Last week I went to the Interactive Technology in Education 2009 (ITK) – conference. It really is a remarkable event that has took place in Finland already for 20 years: in a country of 5 million people, more than 1500 education technology experts get together every year for three days to share. My first time in ITK was probably in 1995.
In the ITK 09 Antti Hautamäki launched the term “bio-pedagogy” (in Finnish; biologinen pedagogiikka). Bio-pedagogy is learning with straight manipulation of the human biology and cognitive enhancement with chemicals, artificial stimulation, genetics etc. All drugs and medication with an effect to our neural system and neurotransmitter is not “bio-pedagogy”.
Nootropics are nothing new. Taking nootropics is not bio-pedagogy. When it is organized and planned it becomes bio-pedagogy. When taking the smart drugs becomes the central strategy used for learning purposes we may call it pedagogy.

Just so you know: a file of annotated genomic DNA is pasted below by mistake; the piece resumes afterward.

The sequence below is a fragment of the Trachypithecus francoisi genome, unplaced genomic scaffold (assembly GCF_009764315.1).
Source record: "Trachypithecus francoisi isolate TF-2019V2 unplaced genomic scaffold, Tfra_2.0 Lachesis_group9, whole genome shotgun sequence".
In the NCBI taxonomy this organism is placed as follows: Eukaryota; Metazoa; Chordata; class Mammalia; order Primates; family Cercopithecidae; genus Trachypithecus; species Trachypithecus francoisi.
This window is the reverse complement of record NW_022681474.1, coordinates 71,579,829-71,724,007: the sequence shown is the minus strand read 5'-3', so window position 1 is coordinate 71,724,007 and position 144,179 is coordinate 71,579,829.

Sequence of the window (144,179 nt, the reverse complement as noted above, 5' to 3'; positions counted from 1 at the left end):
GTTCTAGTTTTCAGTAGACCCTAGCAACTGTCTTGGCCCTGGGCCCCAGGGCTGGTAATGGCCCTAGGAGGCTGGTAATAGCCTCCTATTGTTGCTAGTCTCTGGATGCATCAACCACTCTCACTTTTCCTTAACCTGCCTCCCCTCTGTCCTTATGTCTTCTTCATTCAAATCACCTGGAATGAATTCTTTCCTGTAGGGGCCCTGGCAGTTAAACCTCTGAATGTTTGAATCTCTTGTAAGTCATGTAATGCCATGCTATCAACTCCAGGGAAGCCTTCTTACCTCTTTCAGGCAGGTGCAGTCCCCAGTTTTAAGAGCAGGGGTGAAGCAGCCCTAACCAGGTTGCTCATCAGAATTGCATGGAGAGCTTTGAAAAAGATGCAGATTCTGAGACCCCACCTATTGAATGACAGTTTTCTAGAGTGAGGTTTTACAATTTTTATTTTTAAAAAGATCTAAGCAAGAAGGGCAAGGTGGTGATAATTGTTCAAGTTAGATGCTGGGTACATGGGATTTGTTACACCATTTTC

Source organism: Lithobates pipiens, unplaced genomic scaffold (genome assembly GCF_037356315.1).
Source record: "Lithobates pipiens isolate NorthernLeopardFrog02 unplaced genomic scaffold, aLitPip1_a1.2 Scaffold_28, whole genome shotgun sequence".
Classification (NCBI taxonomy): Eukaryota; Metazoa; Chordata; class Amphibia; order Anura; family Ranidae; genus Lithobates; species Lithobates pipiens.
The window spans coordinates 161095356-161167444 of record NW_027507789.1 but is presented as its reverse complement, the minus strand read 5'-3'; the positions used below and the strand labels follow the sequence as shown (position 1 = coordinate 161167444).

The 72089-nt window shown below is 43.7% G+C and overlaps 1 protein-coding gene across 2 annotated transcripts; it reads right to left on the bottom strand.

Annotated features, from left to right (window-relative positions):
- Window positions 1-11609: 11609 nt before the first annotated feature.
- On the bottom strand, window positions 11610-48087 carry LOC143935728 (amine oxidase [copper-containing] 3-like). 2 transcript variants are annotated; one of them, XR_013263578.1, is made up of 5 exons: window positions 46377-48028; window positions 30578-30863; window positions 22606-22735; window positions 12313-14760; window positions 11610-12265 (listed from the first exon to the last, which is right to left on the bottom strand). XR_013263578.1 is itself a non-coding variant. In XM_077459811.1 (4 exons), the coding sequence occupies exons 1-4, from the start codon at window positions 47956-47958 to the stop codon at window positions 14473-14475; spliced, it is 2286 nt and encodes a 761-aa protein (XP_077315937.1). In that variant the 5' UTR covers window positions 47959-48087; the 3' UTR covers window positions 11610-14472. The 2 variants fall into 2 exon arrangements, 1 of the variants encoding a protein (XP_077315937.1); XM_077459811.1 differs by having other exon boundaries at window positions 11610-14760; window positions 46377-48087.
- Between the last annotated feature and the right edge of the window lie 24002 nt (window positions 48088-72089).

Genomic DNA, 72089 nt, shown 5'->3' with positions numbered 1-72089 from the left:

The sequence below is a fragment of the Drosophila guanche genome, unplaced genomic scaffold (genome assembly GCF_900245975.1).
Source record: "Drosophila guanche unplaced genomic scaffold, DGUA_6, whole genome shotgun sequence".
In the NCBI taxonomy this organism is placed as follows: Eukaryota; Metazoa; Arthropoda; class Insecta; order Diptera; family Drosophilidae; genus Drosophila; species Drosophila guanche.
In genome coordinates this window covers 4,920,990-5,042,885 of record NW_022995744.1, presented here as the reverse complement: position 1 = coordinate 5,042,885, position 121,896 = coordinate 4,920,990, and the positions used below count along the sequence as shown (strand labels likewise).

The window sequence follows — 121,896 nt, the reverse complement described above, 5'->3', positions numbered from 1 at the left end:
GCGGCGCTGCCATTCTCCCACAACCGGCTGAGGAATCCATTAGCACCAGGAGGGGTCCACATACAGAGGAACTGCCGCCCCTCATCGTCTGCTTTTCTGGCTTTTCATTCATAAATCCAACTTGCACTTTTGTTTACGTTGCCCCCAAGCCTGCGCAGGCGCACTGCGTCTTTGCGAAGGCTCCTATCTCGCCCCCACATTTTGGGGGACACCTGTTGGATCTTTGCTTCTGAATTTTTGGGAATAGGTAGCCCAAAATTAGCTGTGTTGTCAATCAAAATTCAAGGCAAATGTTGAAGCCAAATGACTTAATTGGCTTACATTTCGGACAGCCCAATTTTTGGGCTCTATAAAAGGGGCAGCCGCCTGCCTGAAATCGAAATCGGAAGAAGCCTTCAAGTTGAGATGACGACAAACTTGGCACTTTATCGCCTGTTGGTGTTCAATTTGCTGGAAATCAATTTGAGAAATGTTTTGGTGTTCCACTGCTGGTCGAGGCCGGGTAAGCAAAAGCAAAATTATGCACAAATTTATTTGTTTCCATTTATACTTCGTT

What about all other kind of “drugs” and stimulants? What about coffee and tea?
I drink coffee. Sometimes I even take painkillers and melatonin. Coffee I definitely drink to learn. Not to be more awake, but to talk with people (lets go for coffee), but also to have a break alone – to think, to slow-down. When I share and think and think and share I learn – slowly. Painkiller and melatonin I take to fix things (I know some sports and meditation would do the same job – sometimes I am just lazy).
The small pieces in the Web are difficult to boost. I can make my brain to work faster but does it have any effect on the small pieces in the Web? Yes, it may make me blog and twitter faster, but does these “fast rants” have any real impact to the intelligence of the Web? I doubt.
Like human learning, also changes to the intelligence of the Web require time. Ideas in the Web take time to mature, to become thoughtful. Here are some new small pieces to the Web to help it:
Last week I also made some comments about the Finnish Information Society for the Finnish National Broadcasting Company. The radio program is in Finnish.
It’s like children playing with melting water in a sunny spring day. They dig little channels to help the spring.